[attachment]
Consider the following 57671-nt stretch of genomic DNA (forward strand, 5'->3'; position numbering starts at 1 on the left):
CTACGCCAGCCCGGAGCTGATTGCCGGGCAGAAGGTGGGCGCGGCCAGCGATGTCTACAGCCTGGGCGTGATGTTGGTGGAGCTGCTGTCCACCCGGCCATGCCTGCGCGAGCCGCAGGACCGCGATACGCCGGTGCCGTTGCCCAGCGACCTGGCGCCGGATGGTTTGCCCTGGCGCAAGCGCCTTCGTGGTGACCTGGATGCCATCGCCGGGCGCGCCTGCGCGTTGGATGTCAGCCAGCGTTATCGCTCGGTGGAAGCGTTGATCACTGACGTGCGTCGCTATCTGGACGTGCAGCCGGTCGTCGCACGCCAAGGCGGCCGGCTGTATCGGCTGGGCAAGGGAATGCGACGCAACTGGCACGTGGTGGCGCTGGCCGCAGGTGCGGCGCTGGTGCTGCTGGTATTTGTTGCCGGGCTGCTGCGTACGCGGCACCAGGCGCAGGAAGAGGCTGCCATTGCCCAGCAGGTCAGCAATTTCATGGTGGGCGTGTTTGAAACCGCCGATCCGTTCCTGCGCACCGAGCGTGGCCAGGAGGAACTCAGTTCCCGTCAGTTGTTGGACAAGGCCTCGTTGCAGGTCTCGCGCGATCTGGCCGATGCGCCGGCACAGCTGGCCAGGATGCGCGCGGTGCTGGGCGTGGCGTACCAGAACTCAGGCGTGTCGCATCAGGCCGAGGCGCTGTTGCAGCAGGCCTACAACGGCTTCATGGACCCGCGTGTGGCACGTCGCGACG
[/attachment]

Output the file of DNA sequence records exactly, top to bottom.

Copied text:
Consider the following 57671-nt stretch of genomic DNA (forward strand, 5'->3'; position numbering starts at 1 on the left):
CTACGCCAGCCCGGAGCTGATTGCCGGGCAGAAGGTGGGCGCGGCCAGCGATGTCTACAGCCTGGGCGTGATGTTGGTGGAGCTGCTGTCCACCCGGCCATGCCTGCGCGAGCCGCAGGACCGCGATACGCCGGTGCCGTTGCCCAGCGACCTGGCGCCGGATGGTTTGCCCTGGCGCAAGCGCCTTCGTGGTGACCTGGATGCCATCGCCGGGCGCGCCTGCGCGTTGGATGTCAGCCAGCGTTATCGCTCGGTGGAAGCGTTGATCACTGACGTGCGTCGCTATCTGGACGTGCAGCCGGTCGTCGCACGCCAAGGCGGCCGGCTGTATCGGCTGGGCAAGGGAATGCGACGCAACTGGCACGTGGTGGCGCTGGCCGCAGGTGCGGCGCTGGTGCTGCTGGTATTTGTTGCCGGGCTGCTGCGTACGCGGCACCAGGCGCAGGAAGAGGCTGCCATTGCCCAGCAGGTCAGCAATTTCATGGTGGGCGTGTTTGAAACCGCCGATCCGTTCCTGCGCACCGAGCGTGGCCAGGAGGAACTCAGTTCCCGTCAGTTGTTGGACAAGGCCTCGTTGCAGGTCTCGCGCGATCTGGCCGATGCGCCGGCACAGCTGGCCAGGATGCGCGCGGTGCTGGGCGTGGCGTACCAGAACTCAGGCGTGTCGCATCAGGCCGAGGCGCTGTTGCAGCAGGCCTACAACGGCTTCATGGACCCGCGTGTGGCACGTCGCGACG